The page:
In the world of e-commerce, businesses have few options to achieve true differentiation. Some brands have established themselves through reputation, it’s true. But how many of them did so exclusively after the dawn of the digital age? Think luxury, Rolex, Louis Vuitton, Dom Perignon. They had already set themselves apart well before the internet existed.
For the most part, the online scene gives relative newcomers two ways to differentiate: price or value. Winning the price wars is a difficult proposition. When you’re facing giants like Amazon, with their ability to leverage economies of scale, the only real option is to go extremely niche.
Niche also helps a business deliver value because it focuses on serving a narrowed-down slice of the market. But the nature of the internet fosters imitators. Whatever innovation you have up your sleeve, you can never truly corner an audience segment for long.
Yet what if you could partner with the consumers themselves to create a different and valuable experience? This personalization method promises to deliver success, both now and in the long term, to those who can harness it successfully.
Getting consumers more involved
Even the least savvy businesses engage in personalization of some sort. When you have a VIP client, you might not literally roll out a red carpet, but you do hire limousine transport to pick them up at the airport. You have a junior partner show them around company facilities while employees are notified to perk up and be on their best behavior.
We do these things and make exceptions for VIPs. They matter. The challenge with personalization for consumers is to make them feel as though they, too, matter.
Nike often leads the pack in strategy, and this area is no exception. The company has long offered a service called NikeID, which lets shoppers customize a wide variety of shoes and other apparel. Through the Nike website, they can select individual parts of a shoe and explore how different colors and materials would look. The whole experience is engaging and interactive, making consumers feel uniquely invested in the product.
Adidas has implemented augmented reality features in its iOS app as an alternative take on personalization, allowing shoppers to try on a selected range of shoes virtually. The user points the smartphone camera at their feet, and the virtual models will display as though you were wearing them.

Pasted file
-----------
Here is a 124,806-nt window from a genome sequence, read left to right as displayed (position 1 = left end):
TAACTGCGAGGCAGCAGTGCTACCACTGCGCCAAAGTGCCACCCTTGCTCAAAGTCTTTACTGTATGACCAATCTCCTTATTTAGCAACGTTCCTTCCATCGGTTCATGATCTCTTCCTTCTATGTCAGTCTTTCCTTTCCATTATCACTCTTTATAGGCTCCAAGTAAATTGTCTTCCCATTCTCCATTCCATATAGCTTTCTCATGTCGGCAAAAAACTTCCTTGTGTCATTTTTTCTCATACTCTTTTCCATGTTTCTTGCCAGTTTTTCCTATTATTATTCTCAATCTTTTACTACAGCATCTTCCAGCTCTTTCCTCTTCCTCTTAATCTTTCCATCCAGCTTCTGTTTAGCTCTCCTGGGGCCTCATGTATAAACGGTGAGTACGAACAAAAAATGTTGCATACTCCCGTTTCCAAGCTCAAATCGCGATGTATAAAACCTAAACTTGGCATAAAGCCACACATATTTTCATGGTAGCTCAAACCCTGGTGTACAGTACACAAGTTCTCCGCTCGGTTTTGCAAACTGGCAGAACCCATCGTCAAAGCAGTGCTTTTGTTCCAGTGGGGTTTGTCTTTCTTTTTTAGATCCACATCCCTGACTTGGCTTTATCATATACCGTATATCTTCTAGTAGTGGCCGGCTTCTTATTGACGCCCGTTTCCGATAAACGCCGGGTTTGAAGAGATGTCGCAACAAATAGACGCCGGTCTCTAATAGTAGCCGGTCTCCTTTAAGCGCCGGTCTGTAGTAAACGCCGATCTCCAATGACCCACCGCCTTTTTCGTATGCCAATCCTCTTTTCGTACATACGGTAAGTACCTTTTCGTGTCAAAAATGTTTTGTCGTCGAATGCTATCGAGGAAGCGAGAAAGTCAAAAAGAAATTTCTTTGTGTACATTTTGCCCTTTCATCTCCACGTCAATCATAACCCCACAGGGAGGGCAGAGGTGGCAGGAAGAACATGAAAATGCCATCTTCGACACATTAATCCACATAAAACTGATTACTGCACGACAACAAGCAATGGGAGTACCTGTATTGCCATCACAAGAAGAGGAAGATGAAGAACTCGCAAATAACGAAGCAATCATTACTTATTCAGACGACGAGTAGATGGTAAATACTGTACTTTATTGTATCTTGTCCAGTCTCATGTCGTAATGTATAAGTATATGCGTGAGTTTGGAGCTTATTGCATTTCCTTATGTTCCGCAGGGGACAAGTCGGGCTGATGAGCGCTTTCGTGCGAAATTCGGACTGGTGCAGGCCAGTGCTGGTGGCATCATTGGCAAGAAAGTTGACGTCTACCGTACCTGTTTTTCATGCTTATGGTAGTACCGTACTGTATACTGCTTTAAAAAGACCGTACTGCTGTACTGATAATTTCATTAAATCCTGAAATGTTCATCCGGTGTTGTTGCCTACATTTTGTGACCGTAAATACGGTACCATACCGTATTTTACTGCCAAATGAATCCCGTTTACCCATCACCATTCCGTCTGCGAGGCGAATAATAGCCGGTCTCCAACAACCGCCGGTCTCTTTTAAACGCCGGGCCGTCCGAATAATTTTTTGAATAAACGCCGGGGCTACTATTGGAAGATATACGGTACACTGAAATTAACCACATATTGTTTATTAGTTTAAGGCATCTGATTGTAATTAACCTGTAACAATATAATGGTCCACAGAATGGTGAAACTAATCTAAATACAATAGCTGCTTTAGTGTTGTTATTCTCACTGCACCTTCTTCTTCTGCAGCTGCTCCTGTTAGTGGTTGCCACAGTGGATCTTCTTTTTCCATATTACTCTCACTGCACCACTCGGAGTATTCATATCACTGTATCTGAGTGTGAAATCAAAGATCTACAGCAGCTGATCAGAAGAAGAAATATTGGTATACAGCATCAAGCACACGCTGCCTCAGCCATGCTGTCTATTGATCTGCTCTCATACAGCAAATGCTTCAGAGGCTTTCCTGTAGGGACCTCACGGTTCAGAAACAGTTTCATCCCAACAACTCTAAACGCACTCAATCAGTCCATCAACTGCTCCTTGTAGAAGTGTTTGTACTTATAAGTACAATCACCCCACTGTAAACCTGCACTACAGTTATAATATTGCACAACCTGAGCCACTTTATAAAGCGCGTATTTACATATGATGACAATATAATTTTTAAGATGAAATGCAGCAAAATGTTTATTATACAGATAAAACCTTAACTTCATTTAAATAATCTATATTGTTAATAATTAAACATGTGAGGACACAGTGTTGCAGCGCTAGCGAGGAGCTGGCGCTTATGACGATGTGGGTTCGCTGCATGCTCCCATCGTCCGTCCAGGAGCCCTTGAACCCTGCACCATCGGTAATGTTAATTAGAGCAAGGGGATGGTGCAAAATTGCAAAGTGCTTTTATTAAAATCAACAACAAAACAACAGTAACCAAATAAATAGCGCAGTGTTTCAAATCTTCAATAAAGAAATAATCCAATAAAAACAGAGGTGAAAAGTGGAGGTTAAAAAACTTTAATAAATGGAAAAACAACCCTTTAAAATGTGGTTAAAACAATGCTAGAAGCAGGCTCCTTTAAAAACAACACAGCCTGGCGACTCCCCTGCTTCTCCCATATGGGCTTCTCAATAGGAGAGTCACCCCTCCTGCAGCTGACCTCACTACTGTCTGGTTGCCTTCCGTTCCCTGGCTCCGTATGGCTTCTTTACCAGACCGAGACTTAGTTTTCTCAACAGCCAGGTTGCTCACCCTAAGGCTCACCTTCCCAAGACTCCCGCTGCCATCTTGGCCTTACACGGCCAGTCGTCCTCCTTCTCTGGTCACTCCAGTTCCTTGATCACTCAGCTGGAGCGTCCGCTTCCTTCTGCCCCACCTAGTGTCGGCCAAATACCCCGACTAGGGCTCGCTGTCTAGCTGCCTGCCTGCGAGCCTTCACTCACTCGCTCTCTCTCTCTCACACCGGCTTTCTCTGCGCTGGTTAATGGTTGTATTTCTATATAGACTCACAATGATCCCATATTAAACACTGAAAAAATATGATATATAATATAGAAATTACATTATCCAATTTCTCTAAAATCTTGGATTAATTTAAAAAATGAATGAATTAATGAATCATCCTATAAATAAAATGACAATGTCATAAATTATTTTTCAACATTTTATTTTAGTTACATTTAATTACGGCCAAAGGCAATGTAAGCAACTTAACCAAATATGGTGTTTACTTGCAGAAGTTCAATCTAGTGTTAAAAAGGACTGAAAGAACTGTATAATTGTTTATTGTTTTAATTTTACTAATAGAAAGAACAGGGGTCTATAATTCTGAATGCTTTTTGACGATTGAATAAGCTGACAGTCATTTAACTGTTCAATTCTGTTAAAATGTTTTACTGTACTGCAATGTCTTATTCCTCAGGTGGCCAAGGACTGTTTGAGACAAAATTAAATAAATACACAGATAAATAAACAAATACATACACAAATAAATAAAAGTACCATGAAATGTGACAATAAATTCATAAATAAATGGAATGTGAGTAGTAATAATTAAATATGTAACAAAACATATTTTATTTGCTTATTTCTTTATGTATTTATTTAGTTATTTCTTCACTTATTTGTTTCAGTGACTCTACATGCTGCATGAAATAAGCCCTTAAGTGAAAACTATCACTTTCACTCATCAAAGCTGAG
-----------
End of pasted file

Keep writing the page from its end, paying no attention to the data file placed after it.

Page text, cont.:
Navigating the obstacles
Whether it involves creating actual products or simply tailoring the experience through smart marketing, personalization can be a win-win proposition. The consumer is more engaged and feels that the company has offered them unique value.
But there are many challenges involved for businesses to make it work. It takes more effort and resources to turn product design into a modular process. It’s that modularity that allows consumers to participate in a specific part of the design. You still need in-house designers, plus a dedicated team to craft that area of personalized interactions.
Personalization also requires the effective and deliberate use of data analytics. In recent years, this has become something of a sensitive issue. Consumers are willing to entrust brands with their data if it leads to better experiences, but they are also increasingly aware of instances where trust is broken.
Finally, you have to strike the right balance of options versus simplicity. Giving consumers too many choices can effectively overwhelm them with complexity. Instead of enjoying the personalization process, it becomes a burden.
An evolving process
Many businesses have already taken those first steps toward crafting personalized experiences. For instance, website cookies let you remember consumer preferences, and they can also keep track of interest in related products.
Care must be taken to refrain from overly aggressive data mining. But even without drawing from third-party sources, a company can use data from its own website or app to release small-scale, targeted changes.
Using A/B testing, for instance, lets you roll out a version of your website that’s different in an isolated way. Tracking user behavior across one metric tells you which version resonates better. In a series of iterations, you can paint a better picture of your audience and start giving them increasingly more personal options.
Unlike other forms of differentiation in e-commerce, the path of personalization is much closer to being an actual collaboration with consumers. You can’t really expect to get it right the first time. It’s something that has to evolve over the years. And the sooner you get started on the process, the more you’ll be able to set yourself apart gradually.